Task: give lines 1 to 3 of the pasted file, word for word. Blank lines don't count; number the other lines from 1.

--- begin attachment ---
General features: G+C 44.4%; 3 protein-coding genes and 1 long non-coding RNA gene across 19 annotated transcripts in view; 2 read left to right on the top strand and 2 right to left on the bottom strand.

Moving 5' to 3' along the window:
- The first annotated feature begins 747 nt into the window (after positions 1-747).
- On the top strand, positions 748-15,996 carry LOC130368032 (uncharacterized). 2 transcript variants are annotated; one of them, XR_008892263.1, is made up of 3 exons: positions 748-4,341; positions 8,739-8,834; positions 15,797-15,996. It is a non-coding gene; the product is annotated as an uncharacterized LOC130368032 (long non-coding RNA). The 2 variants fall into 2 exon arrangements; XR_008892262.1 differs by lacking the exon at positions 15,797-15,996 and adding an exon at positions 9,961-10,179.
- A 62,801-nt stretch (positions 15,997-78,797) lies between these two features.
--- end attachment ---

General features: G+C 44.4%; 3 protein-coding genes and 1 long non-coding RNA gene across 19 annotated transcripts in view; 2 read left to right on the top strand and 2 right to left on the bottom strand.

Moving 5' to 3' along the window:
- The first annotated feature begins 747 nt into the window (after positions 1-747).